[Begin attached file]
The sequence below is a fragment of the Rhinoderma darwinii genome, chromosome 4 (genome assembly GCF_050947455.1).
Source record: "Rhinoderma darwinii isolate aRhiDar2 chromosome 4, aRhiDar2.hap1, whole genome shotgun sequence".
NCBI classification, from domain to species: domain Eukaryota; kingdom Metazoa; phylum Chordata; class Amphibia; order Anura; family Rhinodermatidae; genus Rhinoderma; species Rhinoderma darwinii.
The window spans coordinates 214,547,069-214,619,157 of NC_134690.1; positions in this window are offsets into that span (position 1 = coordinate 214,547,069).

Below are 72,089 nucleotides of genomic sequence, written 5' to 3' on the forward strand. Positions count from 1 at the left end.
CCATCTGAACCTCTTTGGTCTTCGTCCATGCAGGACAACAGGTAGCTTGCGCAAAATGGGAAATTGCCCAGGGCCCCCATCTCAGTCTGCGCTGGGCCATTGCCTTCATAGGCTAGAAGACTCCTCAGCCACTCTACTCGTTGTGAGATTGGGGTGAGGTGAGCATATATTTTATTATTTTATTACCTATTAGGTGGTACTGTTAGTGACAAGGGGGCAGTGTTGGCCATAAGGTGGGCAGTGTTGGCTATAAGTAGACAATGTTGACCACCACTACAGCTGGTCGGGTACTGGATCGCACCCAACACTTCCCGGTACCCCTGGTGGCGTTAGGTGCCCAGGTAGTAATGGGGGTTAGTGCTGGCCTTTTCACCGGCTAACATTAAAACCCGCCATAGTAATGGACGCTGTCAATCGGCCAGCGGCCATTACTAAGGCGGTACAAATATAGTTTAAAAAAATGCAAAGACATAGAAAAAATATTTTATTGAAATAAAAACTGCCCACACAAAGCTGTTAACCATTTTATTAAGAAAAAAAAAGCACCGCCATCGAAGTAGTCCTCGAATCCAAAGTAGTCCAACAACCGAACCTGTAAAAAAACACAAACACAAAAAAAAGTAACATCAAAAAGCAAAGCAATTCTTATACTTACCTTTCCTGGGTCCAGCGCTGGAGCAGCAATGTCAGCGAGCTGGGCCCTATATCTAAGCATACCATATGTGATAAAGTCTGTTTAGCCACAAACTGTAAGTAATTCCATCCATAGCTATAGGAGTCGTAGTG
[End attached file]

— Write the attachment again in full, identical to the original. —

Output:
The sequence below is a fragment of the Rhinoderma darwinii genome, chromosome 4 (genome assembly GCF_050947455.1).
Source record: "Rhinoderma darwinii isolate aRhiDar2 chromosome 4, aRhiDar2.hap1, whole genome shotgun sequence".
NCBI classification, from domain to species: domain Eukaryota; kingdom Metazoa; phylum Chordata; class Amphibia; order Anura; family Rhinodermatidae; genus Rhinoderma; species Rhinoderma darwinii.
The window spans coordinates 214,547,069-214,619,157 of NC_134690.1; positions in this window are offsets into that span (position 1 = coordinate 214,547,069).

Below are 72,089 nucleotides of genomic sequence, written 5' to 3' on the forward strand. Positions count from 1 at the left end.
CCATCTGAACCTCTTTGGTCTTCGTCCATGCAGGACAACAGGTAGCTTGCGCAAAATGGGAAATTGCCCAGGGCCCCCATCTCAGTCTGCGCTGGGCCATTGCCTTCATAGGCTAGAAGACTCCTCAGCCACTCTACTCGTTGTGAGATTGGGGTGAGGTGAGCATATATTTTATTATTTTATTACCTATTAGGTGGTACTGTTAGTGACAAGGGGGCAGTGTTGGCCATAAGGTGGGCAGTGTTGGCTATAAGTAGACAATGTTGACCACCACTACAGCTGGTCGGGTACTGGATCGCACCCAACACTTCCCGGTACCCCTGGTGGCGTTAGGTGCCCAGGTAGTAATGGGGGTTAGTGCTGGCCTTTTCACCGGCTAACATTAAAACCCGCCATAGTAATGGACGCTGTCAATCGGCCAGCGGCCATTACTAAGGCGGTACAAATATAGTTTAAAAAAATGCAAAGACATAGAAAAAATATTTTATTGAAATAAAAACTGCCCACACAAAGCTGTTAACCATTTTATTAAGAAAAAAAAAGCACCGCCATCGAAGTAGTCCTCGAATCCAAAGTAGTCCAACAACCGAACCTGTAAAAAAACACAAACACAAAAAAAAGTAACATCAAAAAGCAAAGCAATTCTTATACTTACCTTTCCTGGGTCCAGCGCTGGAGCAGCAATGTCAGCGAGCTGGGCCCTATATCTAAGCATACCATATGTGATAAAGTCTGTTTAGCCACAAACTGTAAGTAATTCCATCCATAGCTATAGGAGTCGTAGTG